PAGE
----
FIG. 6 is a flow chart of one embodiment of a method 600 of discovering nodes connected to an output port. Method 600 is implemented in a system such as system 100. At 602, a crossbar switch, such as crossbar switch 106, transmits a port identifier over an undiscovered port. In one embodiment, the crossbar switch couples the unconnected port to an internal DIF source to transmit the port identifier. In this example, the port identifier is a pathtrace included in the header of a frame transmitted from the internal DIF source. The pathtrace includes the crossbar switch ID, the port number, and a timestamp.

After transmitting the port identifier, it is determined at 604 which, if any, of the port identifiers (pathtraces in this example) transmitted at 602 were received. In particular, a shared MIB object is searched for information regarding received pathtraces. As stated above, when a radio access node or other device receives a pathtrace, it stores the pathtrace information in a MIB object. The data in the MIB object is periodically passed to a hub master. In some embodiments, a process run by the hub master searches the data in the MIB object for received pathtraces. By locating pathtraces in the data in the shared MIB object, the crossbar switch is able to identify which pathtraces were received by which devices (for example, RANs and RTBs) based on the timestamp and port number in each pathtrace. In addition, in embodiments with more than one crossbar switch, the crossbar ID in the pathtrace enables distinguishing between the multiple crossbar switches.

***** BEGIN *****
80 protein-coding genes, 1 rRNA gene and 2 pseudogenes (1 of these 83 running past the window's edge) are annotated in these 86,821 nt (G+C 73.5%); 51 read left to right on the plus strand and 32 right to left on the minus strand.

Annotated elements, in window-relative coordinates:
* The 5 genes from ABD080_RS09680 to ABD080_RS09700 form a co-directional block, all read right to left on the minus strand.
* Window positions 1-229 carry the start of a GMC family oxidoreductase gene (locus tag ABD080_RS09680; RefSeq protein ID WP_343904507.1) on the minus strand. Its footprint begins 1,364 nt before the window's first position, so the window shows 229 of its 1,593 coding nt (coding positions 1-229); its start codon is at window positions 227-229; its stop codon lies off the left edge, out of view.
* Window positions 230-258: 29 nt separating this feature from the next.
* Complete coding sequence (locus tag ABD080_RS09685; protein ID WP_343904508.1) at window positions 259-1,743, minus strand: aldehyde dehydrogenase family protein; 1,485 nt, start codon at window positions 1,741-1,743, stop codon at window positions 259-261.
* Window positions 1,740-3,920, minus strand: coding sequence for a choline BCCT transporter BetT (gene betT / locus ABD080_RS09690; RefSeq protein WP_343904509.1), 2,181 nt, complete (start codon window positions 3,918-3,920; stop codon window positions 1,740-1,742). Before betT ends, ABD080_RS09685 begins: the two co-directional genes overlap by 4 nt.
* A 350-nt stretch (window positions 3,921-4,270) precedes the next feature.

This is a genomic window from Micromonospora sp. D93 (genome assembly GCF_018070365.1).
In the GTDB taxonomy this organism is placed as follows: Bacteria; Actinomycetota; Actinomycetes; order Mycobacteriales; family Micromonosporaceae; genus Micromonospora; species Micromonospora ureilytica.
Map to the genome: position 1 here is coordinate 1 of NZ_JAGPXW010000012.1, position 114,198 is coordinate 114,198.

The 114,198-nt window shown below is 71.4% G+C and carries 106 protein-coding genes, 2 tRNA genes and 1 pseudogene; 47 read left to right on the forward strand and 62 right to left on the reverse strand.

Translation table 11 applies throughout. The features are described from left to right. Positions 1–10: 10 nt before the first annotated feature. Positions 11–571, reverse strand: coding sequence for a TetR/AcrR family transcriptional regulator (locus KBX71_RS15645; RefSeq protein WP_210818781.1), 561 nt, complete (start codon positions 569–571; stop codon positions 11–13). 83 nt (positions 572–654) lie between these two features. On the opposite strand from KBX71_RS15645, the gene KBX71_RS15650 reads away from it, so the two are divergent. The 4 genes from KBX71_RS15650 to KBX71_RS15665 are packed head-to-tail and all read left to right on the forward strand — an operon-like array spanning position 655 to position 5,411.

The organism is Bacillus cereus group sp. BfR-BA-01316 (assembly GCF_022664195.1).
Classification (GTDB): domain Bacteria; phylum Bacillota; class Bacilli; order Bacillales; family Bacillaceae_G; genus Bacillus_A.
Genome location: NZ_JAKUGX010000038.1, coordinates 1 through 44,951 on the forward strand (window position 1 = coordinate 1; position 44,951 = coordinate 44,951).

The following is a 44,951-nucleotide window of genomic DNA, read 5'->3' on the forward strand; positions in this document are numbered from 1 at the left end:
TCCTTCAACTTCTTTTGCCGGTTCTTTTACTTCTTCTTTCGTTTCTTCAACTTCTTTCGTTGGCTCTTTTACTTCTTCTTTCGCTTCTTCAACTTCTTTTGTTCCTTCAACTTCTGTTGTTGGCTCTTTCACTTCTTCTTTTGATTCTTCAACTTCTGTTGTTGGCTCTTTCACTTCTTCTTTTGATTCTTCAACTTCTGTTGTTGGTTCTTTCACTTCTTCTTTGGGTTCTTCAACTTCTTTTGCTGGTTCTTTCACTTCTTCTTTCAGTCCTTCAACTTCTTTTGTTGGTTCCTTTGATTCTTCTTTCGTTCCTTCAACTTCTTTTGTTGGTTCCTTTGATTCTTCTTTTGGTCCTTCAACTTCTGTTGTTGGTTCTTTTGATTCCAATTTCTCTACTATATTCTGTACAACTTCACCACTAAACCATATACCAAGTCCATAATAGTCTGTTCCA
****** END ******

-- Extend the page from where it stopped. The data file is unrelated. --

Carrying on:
At 606, for each pathtrace received, the crossbar switch associates the port identifier associated with the unconnected output port with a corresponding device identifier associated with the device that received the port identifier. The hub master searches the shared MIB at 606 and associates each port identifier with the corresponding device identifier and updates the data structure.